Readers of these pages will need no introduction to Jesse Willms, self-proclaimed philanthropist and former purveyor of counterfeit software.
But in the interests of traceability into the continuing insidious nature of the on-line marketplace, here’s a run-through of how to get from Facebook or MSNBC to Jesse Willms’ SwipeAuction (formerly SwipeBids), including a few screen-dumps of the dubious methods employed.
p.s. I could equally well run through the links from any spam I get today to Fox News to BidCactus or whatever. Okay?
(p.s. SwipeAuctions is no more, the SwipeBids domain expires soon and rumours are rife about a possible new auction site. Watch this space.)
MSNBC to Willms
This MSNBC page that Joseph spotted http://www.msnbc.msn.com/id/39118941/ns/world_news-mideastn_africa/ had a different set of ads when I looked. Indeed, just like this website the ads rotate. What was interesting is that they still went back to Willms’s based websites via fake news websites.
First, there were three ads in the bottom right when I viewed the page. Refreshing the page shoves out two or three. They rotate daily, but tend to stay the same on a given day. The three images are the websites I’ve been taken to…
It’s important to note the similarity between Site 2 & Site 3.
Because they both use the image of the French TV newsreader Mélissa Theuriau!
In the first she’s “Karen Simpson” and in the second she’s “Julia Miller”.
These are affiliate websites of unknown ownership. Take a look at the car “won” by the woman in the advert.
Fake Car Auction
To save you time, this is the car and woman full size.
Now take a close look (it doesn’t need to be very close actually!) at the woman and the car mirror. Does it seem a bit odd? Well it does to me!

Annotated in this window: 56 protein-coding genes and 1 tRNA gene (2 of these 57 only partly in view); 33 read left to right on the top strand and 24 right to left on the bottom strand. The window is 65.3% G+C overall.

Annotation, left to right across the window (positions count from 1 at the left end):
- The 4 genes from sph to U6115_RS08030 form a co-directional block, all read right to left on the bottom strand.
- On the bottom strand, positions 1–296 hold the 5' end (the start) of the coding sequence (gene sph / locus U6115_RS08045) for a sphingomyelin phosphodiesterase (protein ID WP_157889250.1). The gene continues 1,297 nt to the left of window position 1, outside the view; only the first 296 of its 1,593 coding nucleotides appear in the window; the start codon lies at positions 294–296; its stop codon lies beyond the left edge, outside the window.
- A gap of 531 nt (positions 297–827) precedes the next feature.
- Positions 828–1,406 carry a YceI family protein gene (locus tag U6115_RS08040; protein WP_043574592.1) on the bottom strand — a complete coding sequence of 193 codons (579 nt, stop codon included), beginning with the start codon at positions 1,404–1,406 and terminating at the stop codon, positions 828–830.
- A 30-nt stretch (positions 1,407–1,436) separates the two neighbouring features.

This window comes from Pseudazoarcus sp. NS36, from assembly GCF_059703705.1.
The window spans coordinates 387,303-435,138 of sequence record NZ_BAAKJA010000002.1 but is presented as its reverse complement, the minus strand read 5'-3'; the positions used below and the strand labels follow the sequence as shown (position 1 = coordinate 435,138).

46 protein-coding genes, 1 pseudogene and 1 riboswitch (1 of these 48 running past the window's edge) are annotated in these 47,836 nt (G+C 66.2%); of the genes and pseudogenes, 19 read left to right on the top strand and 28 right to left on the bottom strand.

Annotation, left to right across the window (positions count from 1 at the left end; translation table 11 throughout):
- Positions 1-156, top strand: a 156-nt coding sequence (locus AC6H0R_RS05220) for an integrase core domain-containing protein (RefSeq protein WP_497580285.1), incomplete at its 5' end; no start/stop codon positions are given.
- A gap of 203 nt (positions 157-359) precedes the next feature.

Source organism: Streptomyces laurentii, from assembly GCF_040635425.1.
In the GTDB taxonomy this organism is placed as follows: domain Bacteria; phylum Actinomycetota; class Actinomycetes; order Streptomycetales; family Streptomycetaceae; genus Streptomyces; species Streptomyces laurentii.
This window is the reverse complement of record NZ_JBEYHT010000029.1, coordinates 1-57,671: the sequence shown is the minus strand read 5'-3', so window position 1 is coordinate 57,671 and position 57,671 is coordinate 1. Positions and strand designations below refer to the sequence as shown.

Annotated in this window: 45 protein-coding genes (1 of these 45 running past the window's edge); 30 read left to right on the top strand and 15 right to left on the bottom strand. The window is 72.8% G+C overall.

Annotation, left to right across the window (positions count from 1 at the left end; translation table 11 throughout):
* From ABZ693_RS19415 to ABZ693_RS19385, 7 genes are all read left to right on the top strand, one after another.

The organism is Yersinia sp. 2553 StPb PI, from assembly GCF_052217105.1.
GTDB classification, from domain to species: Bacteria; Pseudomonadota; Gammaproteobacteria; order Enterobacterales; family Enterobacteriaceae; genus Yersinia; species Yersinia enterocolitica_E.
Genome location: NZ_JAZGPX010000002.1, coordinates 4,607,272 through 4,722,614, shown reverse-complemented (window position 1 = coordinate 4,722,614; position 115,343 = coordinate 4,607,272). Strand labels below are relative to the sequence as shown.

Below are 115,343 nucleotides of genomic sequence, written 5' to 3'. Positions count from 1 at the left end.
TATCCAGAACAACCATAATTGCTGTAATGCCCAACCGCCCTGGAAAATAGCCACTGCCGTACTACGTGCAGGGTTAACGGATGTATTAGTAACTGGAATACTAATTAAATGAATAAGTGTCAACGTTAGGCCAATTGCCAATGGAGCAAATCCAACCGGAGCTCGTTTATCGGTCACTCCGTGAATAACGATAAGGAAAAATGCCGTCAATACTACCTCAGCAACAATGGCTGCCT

Using the TinEye plugin for Firefox allow one to trawl the web for similar images. In this case it comes up trumps!
Because the image is obviously a composite one. This is the TinEye search:
Car Auction Conclusion
Well pretty obviously it says in the image above that the woman “Samantha Warren” from Florida “won” that Honda car in one of Jesse’s “auctions”. (remember these details – they’re important for later)
(p.s. Since being written, these car pictures have been seen on even more fake news websites, all of unknown ownership.)
SwipeAuctions now have pictures on the landing page right next to his bold claim about helping 112+ children worldwide, where people say they “love to play” on the website. See the “Anita P” screenshot from today.
(note from editor and US FTC: you can play a game, like a lottery or any other game of chance; you cannot play an auction! The bold claim of this and many other Bid Auction websites is that it’s part ‘entertainment’, which may be so, but it’s still gambling.)
Facebook to Willms
Three ads were showing on the right of my Facebook page. If you’re on Facebook, then you’ll have seen similar.
The first one was for a tips-laden army-type audio-visual that ends up wanting money to stay slim.
But one showed a woman who’d just won an iPad for £26.75. yep. It was SwipeAuctions. (p.s. these ads later disappeared to be replaced by other bid auctions sites for a time, although they’re now currently almost unseen.)
Honda Car – a co-incidence?
A neat photo from the front page shows a guy, “Pbh201”, mysteriously and co-incidentally (surely) from Florida, again winning a car. The model? Well Honda, of course!
Unfortunately, and for now, TinEye has not pulled out any image duplications. But on past form, who’s to say what might pop up? (p.s. later information has appeared which shows this Honda ‘win’ from various ‘angles’ – more later.)
I’ve edited this post from the original following threats from Jesse Willms legal representative. Currently there is a legal case against CTV for showing these videos on television. Part of the remit is that CTV misrepresented Willms’ businesses and said that 60% were his when they weren’t.
Given that the affilaites’ websites are there to promote businesses and yet are on the whole anonymous, my opinion is that the TV show displayed information in the way that “the common man” would interpret these things. If the common man is very easily confused, then that is a problem but ultimately the person that benefits from deceptive advertising must shoulder some of the responsibility for their contractors’ behaviour, should they not?
Judge for yourself.